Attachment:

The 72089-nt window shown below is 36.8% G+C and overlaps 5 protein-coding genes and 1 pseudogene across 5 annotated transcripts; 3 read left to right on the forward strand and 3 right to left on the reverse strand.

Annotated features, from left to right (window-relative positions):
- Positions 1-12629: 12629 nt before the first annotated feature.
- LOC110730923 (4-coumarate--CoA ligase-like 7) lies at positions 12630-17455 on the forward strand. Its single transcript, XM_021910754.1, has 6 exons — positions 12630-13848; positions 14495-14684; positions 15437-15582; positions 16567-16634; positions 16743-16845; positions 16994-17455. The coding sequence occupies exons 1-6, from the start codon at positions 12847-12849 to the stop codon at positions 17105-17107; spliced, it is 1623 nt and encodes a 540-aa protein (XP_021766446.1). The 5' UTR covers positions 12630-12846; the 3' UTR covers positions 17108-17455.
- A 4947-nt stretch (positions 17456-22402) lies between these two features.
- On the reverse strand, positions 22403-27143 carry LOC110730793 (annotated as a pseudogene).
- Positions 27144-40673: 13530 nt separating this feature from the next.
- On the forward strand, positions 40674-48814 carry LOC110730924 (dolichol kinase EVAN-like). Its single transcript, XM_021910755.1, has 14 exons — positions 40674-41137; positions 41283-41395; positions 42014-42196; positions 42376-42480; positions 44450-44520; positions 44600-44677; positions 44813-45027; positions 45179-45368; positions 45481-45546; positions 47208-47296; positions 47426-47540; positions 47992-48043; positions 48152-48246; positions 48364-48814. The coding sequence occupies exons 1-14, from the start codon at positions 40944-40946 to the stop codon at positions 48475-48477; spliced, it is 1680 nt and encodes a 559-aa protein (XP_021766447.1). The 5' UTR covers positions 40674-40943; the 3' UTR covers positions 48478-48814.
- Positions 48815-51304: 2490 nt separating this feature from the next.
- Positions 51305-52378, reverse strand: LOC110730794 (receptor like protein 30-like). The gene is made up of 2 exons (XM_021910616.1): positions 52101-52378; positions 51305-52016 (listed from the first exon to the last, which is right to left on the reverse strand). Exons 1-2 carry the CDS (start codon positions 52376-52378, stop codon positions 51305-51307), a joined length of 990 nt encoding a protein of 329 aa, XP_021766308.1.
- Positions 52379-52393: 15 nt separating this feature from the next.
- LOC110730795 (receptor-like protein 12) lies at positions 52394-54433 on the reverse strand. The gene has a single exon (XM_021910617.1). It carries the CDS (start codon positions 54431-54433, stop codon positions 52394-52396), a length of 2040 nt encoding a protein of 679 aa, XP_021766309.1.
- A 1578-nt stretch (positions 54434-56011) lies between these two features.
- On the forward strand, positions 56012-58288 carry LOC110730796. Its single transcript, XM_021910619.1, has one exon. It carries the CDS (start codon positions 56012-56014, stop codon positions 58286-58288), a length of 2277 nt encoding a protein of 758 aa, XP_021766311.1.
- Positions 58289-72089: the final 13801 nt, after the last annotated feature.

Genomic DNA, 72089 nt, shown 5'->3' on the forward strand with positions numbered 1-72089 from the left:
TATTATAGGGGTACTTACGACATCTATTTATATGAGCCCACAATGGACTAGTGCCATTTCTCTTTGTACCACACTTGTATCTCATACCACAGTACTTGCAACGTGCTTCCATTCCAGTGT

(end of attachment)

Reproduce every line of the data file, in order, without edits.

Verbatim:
The 72089-nt window shown below is 36.8% G+C and overlaps 5 protein-coding genes and 1 pseudogene across 5 annotated transcripts; 3 read left to right on the forward strand and 3 right to left on the reverse strand.

Annotated features, from left to right (window-relative positions):
- Positions 1-12629: 12629 nt before the first annotated feature.
- LOC110730923 (4-coumarate--CoA ligase-like 7) lies at positions 12630-17455 on the forward strand. Its single transcript, XM_021910754.1, has 6 exons — positions 12630-13848; positions 14495-14684; positions 15437-15582; positions 16567-16634; positions 16743-16845; positions 16994-17455. The coding sequence occupies exons 1-6, from the start codon at positions 12847-12849 to the stop codon at positions 17105-17107; spliced, it is 1623 nt and encodes a 540-aa protein (XP_021766446.1). The 5' UTR covers positions 12630-12846; the 3' UTR covers positions 17108-17455.
- A 4947-nt stretch (positions 17456-22402) lies between these two features.
- On the reverse strand, positions 22403-27143 carry LOC110730793 (annotated as a pseudogene).
- Positions 27144-40673: 13530 nt separating this feature from the next.
- On the forward strand, positions 40674-48814 carry LOC110730924 (dolichol kinase EVAN-like). Its single transcript, XM_021910755.1, has 14 exons — positions 40674-41137; positions 41283-41395; positions 42014-42196; positions 42376-42480; positions 44450-44520; positions 44600-44677; positions 44813-45027; positions 45179-45368; positions 45481-45546; positions 47208-47296; positions 47426-47540; positions 47992-48043; positions 48152-48246; positions 48364-48814. The coding sequence occupies exons 1-14, from the start codon at positions 40944-40946 to the stop codon at positions 48475-48477; spliced, it is 1680 nt and encodes a 559-aa protein (XP_021766447.1). The 5' UTR covers positions 40674-40943; the 3' UTR covers positions 48478-48814.
- Positions 48815-51304: 2490 nt separating this feature from the next.
- Positions 51305-52378, reverse strand: LOC110730794 (receptor like protein 30-like). The gene is made up of 2 exons (XM_021910616.1): positions 52101-52378; positions 51305-52016 (listed from the first exon to the last, which is right to left on the reverse strand). Exons 1-2 carry the CDS (start codon positions 52376-52378, stop codon positions 51305-51307), a joined length of 990 nt encoding a protein of 329 aa, XP_021766308.1.
- Positions 52379-52393: 15 nt separating this feature from the next.
- LOC110730795 (receptor-like protein 12) lies at positions 52394-54433 on the reverse strand. The gene has a single exon (XM_021910617.1). It carries the CDS (start codon positions 54431-54433, stop codon positions 52394-52396), a length of 2040 nt encoding a protein of 679 aa, XP_021766309.1.
- A 1578-nt stretch (positions 54434-56011) lies between these two features.
- On the forward strand, positions 56012-58288 carry LOC110730796. Its single transcript, XM_021910619.1, has one exon. It carries the CDS (start codon positions 56012-56014, stop codon positions 58286-58288), a length of 2277 nt encoding a protein of 758 aa, XP_021766311.1.
- Positions 58289-72089: the final 13801 nt, after the last annotated feature.

Genomic DNA, 72089 nt, shown 5'->3' on the forward strand with positions numbered 1-72089 from the left:
TATTATAGGGGTACTTACGACATCTATTTATATGAGCCCACAATGGACTAGTGCCATTTCTCTTTGTACCACACTTGTATCTCATACCACAGTACTTGCAACGTGCTTCCATTCCAGTGT